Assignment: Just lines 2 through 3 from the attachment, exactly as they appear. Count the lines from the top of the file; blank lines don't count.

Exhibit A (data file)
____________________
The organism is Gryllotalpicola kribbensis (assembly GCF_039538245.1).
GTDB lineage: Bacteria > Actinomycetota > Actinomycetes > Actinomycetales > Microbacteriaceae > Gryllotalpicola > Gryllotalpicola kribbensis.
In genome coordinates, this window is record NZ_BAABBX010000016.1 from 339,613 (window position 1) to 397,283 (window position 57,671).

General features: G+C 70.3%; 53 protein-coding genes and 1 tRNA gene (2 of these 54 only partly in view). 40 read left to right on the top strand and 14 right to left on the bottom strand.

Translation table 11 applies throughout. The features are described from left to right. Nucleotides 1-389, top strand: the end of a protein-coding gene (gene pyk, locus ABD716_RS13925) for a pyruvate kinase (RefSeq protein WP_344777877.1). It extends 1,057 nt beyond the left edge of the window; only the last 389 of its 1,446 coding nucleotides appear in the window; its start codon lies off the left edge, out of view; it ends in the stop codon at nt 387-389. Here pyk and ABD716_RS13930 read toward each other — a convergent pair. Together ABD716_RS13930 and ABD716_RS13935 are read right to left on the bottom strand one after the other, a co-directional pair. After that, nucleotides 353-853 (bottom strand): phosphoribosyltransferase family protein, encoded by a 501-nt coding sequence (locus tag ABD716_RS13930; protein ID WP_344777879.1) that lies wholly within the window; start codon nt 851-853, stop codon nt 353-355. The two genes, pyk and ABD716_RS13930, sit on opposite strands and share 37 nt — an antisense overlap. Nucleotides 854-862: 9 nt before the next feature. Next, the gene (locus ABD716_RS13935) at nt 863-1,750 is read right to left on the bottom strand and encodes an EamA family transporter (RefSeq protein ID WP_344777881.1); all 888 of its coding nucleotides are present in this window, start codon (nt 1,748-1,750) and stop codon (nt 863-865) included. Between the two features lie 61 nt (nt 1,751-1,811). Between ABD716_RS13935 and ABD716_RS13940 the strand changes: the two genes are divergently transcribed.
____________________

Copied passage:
GTDB lineage: Bacteria > Actinomycetota > Actinomycetes > Actinomycetales > Microbacteriaceae > Gryllotalpicola > Gryllotalpicola kribbensis.
In genome coordinates, this window is record NZ_BAABBX010000016.1 from 339,613 (window position 1) to 397,283 (window position 57,671).